Rick was getting the hang of it but the river was up and running with extra colour in its veins, yesterday’s rain pumping Old Father with steroids. The fish were not where they were supposed to be, but in a boat you can scratch those out-of-reach places and we roved around, until we ultimately moored right back where we started, against the outflow from the little river Pang, and Rick cast into the slacker water right under the bank. The float settled, slid away quickly, and he was in.
As fate would have it, I was on the bank to watch that fight, having disembarked to avail of the toilet in the nearby pub (staying momentarily to snatch a cheeky half and watch from afar). I returned just in time to see Rick strike into that hefty chub, and play out his first proper fight with a fish. He was remarkably calm, surprisingly so. In my mind’s eye, I am a basket of nerves with practically every fish, yet here was a novice acting as if he’d done this a thousand times. It was rewarding to watch the instructions sinking in, the rod creeping upwards to create a bend, learning to let the fish take line when it should be given it. It was a hell of a first chub. Under the scales it touched five and a half pounds, and looked like it could play prop forward for England.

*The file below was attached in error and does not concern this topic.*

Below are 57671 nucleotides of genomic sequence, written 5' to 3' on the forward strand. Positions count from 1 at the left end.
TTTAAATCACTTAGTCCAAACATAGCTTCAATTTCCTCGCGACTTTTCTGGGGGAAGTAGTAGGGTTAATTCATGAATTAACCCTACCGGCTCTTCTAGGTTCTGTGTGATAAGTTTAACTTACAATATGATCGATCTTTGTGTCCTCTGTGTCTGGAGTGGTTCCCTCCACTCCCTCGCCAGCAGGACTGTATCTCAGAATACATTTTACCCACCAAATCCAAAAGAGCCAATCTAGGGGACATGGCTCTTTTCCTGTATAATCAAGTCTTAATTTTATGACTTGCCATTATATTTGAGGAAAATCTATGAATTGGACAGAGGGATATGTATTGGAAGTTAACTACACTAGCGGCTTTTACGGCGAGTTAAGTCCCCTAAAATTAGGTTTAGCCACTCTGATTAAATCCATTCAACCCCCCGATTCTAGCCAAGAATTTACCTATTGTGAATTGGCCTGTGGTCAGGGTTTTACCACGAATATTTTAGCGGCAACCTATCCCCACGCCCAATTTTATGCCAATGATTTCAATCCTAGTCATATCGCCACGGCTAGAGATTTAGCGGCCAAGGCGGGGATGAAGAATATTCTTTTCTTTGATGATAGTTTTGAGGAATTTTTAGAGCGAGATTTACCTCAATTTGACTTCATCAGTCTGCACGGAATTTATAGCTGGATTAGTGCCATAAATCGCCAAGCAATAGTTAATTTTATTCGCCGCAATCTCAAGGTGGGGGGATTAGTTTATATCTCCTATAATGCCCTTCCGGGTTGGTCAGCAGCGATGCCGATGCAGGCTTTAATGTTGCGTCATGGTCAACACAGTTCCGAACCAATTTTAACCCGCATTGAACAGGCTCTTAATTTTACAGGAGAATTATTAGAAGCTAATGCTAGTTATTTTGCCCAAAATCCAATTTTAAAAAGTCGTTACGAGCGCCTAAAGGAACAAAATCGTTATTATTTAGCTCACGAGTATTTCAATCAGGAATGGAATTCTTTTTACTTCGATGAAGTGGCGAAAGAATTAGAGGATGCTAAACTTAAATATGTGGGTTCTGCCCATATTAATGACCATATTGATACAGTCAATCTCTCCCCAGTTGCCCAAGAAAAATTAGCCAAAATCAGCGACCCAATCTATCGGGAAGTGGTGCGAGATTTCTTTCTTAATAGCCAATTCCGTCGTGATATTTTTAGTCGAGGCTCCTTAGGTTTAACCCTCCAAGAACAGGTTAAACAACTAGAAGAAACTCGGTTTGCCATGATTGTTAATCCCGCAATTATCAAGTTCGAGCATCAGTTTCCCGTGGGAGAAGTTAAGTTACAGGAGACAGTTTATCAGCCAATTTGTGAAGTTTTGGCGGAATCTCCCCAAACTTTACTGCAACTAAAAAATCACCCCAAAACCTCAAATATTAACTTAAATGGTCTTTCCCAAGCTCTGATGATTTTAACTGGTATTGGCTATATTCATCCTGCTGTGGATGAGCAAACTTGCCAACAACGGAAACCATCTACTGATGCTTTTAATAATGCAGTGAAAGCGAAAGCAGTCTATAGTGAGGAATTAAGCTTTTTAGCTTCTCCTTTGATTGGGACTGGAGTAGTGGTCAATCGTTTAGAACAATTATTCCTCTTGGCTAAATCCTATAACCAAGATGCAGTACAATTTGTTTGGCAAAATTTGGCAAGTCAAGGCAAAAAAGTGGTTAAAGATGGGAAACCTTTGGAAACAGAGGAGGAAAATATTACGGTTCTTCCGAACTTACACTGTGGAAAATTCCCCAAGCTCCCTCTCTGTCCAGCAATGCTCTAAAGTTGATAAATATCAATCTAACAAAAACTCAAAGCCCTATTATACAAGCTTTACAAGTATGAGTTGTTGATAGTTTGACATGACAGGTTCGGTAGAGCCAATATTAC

Winter days are short of course, and we all know how fast time flies when fun kicks on the accelerator, so with the chub back in the water we switched our attentions to Esox lucious. If there’s one fish that will really create an impression, it’s the pike. Soon, an 80 year old rod cast a Fishing Gazette pike bung about three metres from the bank (it is an odd sensation casting towards the bank from the middle of the weirpool) and a smelly old pilchard was tasked with somehow making itself irresistible to the weir pool’s apex predator.